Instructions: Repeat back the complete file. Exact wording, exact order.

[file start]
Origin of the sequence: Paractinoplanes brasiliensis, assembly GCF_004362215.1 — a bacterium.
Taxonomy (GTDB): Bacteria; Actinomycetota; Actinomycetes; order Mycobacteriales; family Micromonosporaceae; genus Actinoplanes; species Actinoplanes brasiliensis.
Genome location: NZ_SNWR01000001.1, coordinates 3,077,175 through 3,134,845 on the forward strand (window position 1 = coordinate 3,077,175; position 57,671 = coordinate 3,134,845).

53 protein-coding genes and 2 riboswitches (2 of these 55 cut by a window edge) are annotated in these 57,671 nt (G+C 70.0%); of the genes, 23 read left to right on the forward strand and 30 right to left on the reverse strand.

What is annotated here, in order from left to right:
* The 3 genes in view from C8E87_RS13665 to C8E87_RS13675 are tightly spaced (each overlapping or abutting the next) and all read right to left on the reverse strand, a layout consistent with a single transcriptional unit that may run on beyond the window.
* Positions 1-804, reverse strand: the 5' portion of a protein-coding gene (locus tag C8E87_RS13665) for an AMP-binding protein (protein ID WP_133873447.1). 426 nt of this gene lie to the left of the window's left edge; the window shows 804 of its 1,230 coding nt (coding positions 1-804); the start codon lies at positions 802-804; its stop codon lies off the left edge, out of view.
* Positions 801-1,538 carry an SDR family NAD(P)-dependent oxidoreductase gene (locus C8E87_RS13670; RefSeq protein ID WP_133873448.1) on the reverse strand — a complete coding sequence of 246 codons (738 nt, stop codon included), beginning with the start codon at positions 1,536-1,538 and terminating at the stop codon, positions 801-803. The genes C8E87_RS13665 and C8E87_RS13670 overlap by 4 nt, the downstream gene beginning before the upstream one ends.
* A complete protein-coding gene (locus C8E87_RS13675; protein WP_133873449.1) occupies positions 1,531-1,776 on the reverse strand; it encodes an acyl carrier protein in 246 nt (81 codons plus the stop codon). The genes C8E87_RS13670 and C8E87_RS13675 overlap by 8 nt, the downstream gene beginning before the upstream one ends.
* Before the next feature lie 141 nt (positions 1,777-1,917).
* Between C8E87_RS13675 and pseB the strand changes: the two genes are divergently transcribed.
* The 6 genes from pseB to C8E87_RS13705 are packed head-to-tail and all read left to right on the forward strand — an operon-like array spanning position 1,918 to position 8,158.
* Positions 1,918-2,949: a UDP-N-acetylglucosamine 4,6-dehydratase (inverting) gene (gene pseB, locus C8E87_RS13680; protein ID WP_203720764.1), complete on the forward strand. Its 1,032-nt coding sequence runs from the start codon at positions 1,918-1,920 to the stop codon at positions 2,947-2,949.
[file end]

Origin of the sequence: Paractinoplanes brasiliensis, assembly GCF_004362215.1 — a bacterium.
Taxonomy (GTDB): Bacteria; Actinomycetota; Actinomycetes; order Mycobacteriales; family Micromonosporaceae; genus Actinoplanes; species Actinoplanes brasiliensis.
Genome location: NZ_SNWR01000001.1, coordinates 3,077,175 through 3,134,845 on the forward strand (window position 1 = coordinate 3,077,175; position 57,671 = coordinate 3,134,845).

53 protein-coding genes and 2 riboswitches (2 of these 55 cut by a window edge) are annotated in these 57,671 nt (G+C 70.0%); of the genes, 23 read left to right on the forward strand and 30 right to left on the reverse strand.

What is annotated here, in order from left to right:
* The 3 genes in view from C8E87_RS13665 to C8E87_RS13675 are tightly spaced (each overlapping or abutting the next) and all read right to left on the reverse strand, a layout consistent with a single transcriptional unit that may run on beyond the window.
* Positions 1-804, reverse strand: the 5' portion of a protein-coding gene (locus tag C8E87_RS13665) for an AMP-binding protein (protein ID WP_133873447.1). 426 nt of this gene lie to the left of the window's left edge; the window shows 804 of its 1,230 coding nt (coding positions 1-804); the start codon lies at positions 802-804; its stop codon lies off the left edge, out of view.
* Positions 801-1,538 carry an SDR family NAD(P)-dependent oxidoreductase gene (locus C8E87_RS13670; RefSeq protein ID WP_133873448.1) on the reverse strand — a complete coding sequence of 246 codons (738 nt, stop codon included), beginning with the start codon at positions 1,536-1,538 and terminating at the stop codon, positions 801-803. The genes C8E87_RS13665 and C8E87_RS13670 overlap by 4 nt, the downstream gene beginning before the upstream one ends.
* A complete protein-coding gene (locus C8E87_RS13675; protein WP_133873449.1) occupies positions 1,531-1,776 on the reverse strand; it encodes an acyl carrier protein in 246 nt (81 codons plus the stop codon). The genes C8E87_RS13670 and C8E87_RS13675 overlap by 8 nt, the downstream gene beginning before the upstream one ends.
* Before the next feature lie 141 nt (positions 1,777-1,917).
* Between C8E87_RS13675 and pseB the strand changes: the two genes are divergently transcribed.
* The 6 genes from pseB to C8E87_RS13705 are packed head-to-tail and all read left to right on the forward strand — an operon-like array spanning position 1,918 to position 8,158.
* Positions 1,918-2,949: a UDP-N-acetylglucosamine 4,6-dehydratase (inverting) gene (gene pseB, locus C8E87_RS13680; protein ID WP_203720764.1), complete on the forward strand. Its 1,032-nt coding sequence runs from the start codon at positions 1,918-1,920 to the stop codon at positions 2,947-2,949.